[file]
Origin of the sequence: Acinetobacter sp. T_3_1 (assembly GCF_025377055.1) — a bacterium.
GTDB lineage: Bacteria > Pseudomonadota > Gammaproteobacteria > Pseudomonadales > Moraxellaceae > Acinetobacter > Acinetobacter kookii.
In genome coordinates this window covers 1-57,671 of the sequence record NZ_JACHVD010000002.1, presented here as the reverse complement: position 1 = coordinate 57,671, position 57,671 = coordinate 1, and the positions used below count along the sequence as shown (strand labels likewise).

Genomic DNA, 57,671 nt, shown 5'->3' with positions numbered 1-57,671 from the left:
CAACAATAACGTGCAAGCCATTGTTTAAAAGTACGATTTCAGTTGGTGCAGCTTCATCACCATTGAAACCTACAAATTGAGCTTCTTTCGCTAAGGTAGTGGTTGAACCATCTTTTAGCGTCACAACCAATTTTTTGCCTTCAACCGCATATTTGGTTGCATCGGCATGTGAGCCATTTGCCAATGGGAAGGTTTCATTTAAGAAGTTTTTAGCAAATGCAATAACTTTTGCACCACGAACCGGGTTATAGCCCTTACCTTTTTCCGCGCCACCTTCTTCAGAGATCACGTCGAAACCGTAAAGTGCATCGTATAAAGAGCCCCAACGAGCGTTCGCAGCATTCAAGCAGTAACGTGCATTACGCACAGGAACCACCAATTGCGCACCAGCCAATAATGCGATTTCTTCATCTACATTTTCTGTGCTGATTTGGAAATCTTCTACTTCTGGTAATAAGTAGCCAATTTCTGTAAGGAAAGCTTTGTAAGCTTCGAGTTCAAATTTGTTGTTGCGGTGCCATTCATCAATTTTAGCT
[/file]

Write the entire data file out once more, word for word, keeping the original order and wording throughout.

Origin of the sequence: Acinetobacter sp. T_3_1 (assembly GCF_025377055.1) — a bacterium.
GTDB lineage: Bacteria > Pseudomonadota > Gammaproteobacteria > Pseudomonadales > Moraxellaceae > Acinetobacter > Acinetobacter kookii.
In genome coordinates this window covers 1-57,671 of the sequence record NZ_JACHVD010000002.1, presented here as the reverse complement: position 1 = coordinate 57,671, position 57,671 = coordinate 1, and the positions used below count along the sequence as shown (strand labels likewise).

Genomic DNA, 57,671 nt, shown 5'->3' with positions numbered 1-57,671 from the left:
CAACAATAACGTGCAAGCCATTGTTTAAAAGTACGATTTCAGTTGGTGCAGCTTCATCACCATTGAAACCTACAAATTGAGCTTCTTTCGCTAAGGTAGTGGTTGAACCATCTTTTAGCGTCACAACCAATTTTTTGCCTTCAACCGCATATTTGGTTGCATCGGCATGTGAGCCATTTGCCAATGGGAAGGTTTCATTTAAGAAGTTTTTAGCAAATGCAATAACTTTTGCACCACGAACCGGGTTATAGCCCTTACCTTTTTCCGCGCCACCTTCTTCAGAGATCACGTCGAAACCGTAAAGTGCATCGTATAAAGAGCCCCAACGAGCGTTCGCAGCATTCAAGCAGTAACGTGCATTACGCACAGGAACCACCAATTGCGCACCAGCCAATAATGCGATTTCTTCATCTACATTTTCTGTGCTGATTTGGAAATCTTCTACTTCTGGTAATAAGTAGCCAATTTCTGTAAGGAAAGCTTTGTAAGCTTCGAGTTCAAATTTGTTGTTGCGGTGCCATTCATCAATTTTAGCT